Three Assisted Reality Deployment Strategies for EV and Battery Handling Experts

The chassis of the Taycan, Porsche’s first fully electric vehicle, houses a large black box containing a 93.4-kWh battery connected to the car’s motors with bright orange cables—a warning sign for any technician servicing the vehicle.

“As many a mechanic, professional and amateur knows, fiddling with the 12V system of a typical internal-combustion engine (ICE) can give you a nasty electrical jolt,” according to The Economist. “But this battery delivers 800V. Though it is fitted with safety systems, that is enough for a knockout punch that could kill you.”

That’s no longer an occasional problem for the automotive industry. With a surge in adoption of electric and hybrid vehicles—sales of which are projected to nearly double in 2022 to reach 1.2 million—increasing EV battery demand is compelling the industry to find smarter ways to handle, recycle and dispose off batteries.

Source: Li-Cycle

Millions of tons of EV batteries are expected to be decommissioned over the coming decades. Extracting the valuable materials from an EV battery is difficult, labor-intensive and often dangerous, but recycled materials could theoretically supply more than half of the cobalt, lithium, and nickel in new batteries by 2040. Many of the processes in place today involve workers standing over a conveyor belt of dying batteries that are fed into a shredding machine, but researchers and entrepreneurs are already coming up with innovative, cost-effective ways to reuse most of the waste.

How Assisted Reality is Lending a Hand

Among the tools available to make EV battery handling and recycling safer and more efficient is assisted reality. Unlike augmented reality and virtual reality, which aren’t always practical when used as manufacturing or frontline tools, assisted reality is a reality-first, digital-second extended reality (XR) experience. It allows workers to have full situational awareness while viewing a screen within their immediate field of vision, hands-free and provides access to the right information right when it’s needed.

In the cut-throat automotive industry, assisted reality wearables offer tremendous potential:

  • In de-powering, repairing and replacing EV batteries: Hands-free wearables provide easy access in the field to step-by-step instructions that help ensure workers handling EV batteries follow the manufacturer’s instructions for testing, storage, use, charging and maintenance. Wearables can also be used for onsite training; for instance, to train service technicians on the hazards and risks associated with the batteries—and how to avoid them.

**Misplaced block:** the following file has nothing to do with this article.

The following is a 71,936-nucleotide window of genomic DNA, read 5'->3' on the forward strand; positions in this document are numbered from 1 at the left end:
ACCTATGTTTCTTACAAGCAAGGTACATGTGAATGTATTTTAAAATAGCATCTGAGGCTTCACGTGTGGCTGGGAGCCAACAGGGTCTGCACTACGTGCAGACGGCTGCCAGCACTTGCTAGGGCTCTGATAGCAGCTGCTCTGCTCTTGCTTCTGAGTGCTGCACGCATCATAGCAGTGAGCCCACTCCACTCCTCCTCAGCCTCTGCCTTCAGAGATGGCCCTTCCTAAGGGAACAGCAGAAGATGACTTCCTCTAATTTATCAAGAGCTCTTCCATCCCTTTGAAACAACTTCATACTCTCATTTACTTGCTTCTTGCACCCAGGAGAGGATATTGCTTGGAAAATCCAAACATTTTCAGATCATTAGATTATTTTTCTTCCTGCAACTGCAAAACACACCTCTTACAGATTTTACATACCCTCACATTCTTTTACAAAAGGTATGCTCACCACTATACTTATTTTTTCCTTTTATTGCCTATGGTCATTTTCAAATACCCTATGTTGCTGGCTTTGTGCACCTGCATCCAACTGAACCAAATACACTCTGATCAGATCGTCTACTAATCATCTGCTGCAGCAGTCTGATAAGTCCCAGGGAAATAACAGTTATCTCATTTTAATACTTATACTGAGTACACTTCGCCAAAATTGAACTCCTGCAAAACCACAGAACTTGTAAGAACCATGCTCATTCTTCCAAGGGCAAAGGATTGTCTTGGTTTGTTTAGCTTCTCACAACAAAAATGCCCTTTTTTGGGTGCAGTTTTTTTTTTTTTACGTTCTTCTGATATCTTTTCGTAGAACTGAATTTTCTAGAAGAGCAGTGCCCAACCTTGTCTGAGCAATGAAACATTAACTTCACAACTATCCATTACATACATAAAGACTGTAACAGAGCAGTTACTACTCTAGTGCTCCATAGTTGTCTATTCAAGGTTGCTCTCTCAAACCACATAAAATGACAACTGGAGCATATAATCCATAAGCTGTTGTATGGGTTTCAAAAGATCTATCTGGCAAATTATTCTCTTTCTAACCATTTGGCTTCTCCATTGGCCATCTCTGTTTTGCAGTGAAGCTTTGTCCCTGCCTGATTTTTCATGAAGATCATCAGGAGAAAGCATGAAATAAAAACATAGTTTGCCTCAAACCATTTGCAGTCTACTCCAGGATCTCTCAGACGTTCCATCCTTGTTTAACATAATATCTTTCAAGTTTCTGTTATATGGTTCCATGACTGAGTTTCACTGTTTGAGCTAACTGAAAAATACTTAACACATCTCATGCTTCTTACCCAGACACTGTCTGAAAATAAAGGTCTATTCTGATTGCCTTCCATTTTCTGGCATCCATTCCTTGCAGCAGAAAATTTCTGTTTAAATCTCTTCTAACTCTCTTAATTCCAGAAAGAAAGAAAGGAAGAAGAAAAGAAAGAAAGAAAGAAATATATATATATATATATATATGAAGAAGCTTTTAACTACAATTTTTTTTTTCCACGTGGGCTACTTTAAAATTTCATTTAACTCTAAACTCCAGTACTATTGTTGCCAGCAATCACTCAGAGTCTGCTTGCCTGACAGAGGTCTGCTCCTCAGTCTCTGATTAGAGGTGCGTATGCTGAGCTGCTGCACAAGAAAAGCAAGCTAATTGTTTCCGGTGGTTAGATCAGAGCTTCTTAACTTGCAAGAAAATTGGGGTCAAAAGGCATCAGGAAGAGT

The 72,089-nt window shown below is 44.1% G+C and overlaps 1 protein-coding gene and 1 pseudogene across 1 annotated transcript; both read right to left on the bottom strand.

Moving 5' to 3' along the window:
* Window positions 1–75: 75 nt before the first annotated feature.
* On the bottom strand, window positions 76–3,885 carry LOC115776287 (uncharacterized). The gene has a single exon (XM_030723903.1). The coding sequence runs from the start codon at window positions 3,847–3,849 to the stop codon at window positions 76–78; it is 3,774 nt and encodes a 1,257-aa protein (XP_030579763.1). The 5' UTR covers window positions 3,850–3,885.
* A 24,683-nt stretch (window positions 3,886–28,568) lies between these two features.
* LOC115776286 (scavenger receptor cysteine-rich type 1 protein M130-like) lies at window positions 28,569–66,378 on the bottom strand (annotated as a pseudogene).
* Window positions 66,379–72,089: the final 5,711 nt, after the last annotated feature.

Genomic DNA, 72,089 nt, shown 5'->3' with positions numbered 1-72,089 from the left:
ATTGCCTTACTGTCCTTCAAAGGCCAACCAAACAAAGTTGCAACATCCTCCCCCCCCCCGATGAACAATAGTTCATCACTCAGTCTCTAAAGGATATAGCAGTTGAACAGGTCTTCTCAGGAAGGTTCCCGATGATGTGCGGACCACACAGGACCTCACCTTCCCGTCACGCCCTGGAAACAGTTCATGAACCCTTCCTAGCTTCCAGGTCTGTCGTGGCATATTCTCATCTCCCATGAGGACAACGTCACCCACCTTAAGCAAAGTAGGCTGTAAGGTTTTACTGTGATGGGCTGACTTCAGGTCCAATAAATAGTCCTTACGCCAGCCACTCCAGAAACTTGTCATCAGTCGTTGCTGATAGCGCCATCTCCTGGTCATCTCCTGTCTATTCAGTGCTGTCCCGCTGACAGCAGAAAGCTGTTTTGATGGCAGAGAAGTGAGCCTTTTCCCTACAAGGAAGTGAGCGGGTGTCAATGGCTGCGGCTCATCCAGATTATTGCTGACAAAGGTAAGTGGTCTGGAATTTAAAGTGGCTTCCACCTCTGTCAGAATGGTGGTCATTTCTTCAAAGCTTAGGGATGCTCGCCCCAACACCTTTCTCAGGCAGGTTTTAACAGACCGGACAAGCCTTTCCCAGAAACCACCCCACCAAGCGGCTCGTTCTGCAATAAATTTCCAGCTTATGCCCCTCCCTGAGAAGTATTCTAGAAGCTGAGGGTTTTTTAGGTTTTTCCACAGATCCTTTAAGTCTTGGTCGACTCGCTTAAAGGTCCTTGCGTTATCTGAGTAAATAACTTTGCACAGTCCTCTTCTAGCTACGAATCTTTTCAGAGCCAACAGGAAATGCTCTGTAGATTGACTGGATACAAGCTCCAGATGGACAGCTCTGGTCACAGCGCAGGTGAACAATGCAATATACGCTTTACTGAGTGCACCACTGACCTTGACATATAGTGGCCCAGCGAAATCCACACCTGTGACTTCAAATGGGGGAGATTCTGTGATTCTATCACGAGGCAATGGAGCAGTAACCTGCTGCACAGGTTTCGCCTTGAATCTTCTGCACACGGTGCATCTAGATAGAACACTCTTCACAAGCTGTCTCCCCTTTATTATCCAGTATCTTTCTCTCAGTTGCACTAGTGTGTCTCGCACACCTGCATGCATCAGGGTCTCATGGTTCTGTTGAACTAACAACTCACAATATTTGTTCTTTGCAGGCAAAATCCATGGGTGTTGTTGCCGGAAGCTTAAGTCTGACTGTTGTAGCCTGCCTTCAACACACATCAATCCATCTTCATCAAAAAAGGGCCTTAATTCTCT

• On the factory line: Assisted reality can also be leveraged to use computer vision object recognition to highlight the battery parts to be picked from a conveyor or identify potentially dangerous items that could cause a fire. Again, wearables can also play an instrumental role in upskilling line workers, for example training a mobile worker on an engine manufacturing line to make EV batteries. A great example would be the IBM Inspector Wearable running on RealWear Navigator™ 500 head-mounted display.
  • To introduce automation to the recycling or measurement process or to rapidly reconfigure a recycling line: A wave of investments is driving growth in recycling centers purpose-built to address the challenges associated with EV batteries, and the industry is still driving toward greater efficiency.

Deploying assisted reality wearables will require an approach grounded in strategy—and a key part of that strategy is ensuring that you have the resources and support to make implementation a success.

Source: Redwood

Three Simple Steps for Getting Started with Assisted Reality

  1. Consider a global systems integrator (GSI) partner: Working with a systems integrator can help simplify the challenges associated with equipping a large number of workers with wearables connected to other IoT devices. As physical and digital interfaces become intertwined, it stresses IT infrastructure and introduces new concerns around security and privacy. Look for a partner that can set strategy, offer counsel and also provide the skilled resources needed to turn plans into reality.
  2. Include change management to simplify the path forward: Whether you choose a partner focused solely on organizational change management or use your GSI’s resources, it’s critical to lay the groundwork for success adoption.

    • Begin by asking yourself, “Where are we likely to meet resistance or even a “blocker”?” Identifying these areas in advance can help you proactively address challenges and pinpoint where you might need to spend extra attention.
    • Then, identify the people who are most likely to support new technology and center your messaging on the value the wearables will provide to the user as well as to the organization as a whole.
    • Above all, understand that change management is never a one-size-fits-all solution; offer a variety of options to help teams adapt to change, whether hands-on experience, one-on-one meetings or town-hall-style communications.
  3. Start small to build confidence in wearables before scaling: Consider implementing wearables in just one segment of the organization or for a single-use case. Then, once you’ve ironed out any issues and realized a quick win or two, enlist the support of existing users to help train other users and advocate for the wearables as you scale.

Learn more about how to create a successful strategy for deploying assisted reality—and gain a broader picture of the benefits assisted reality delivers across the automotive industry—in our white paper, “How Assisted Reality Wearables Are Disrupting the Entire Automotive Ecosystem.”

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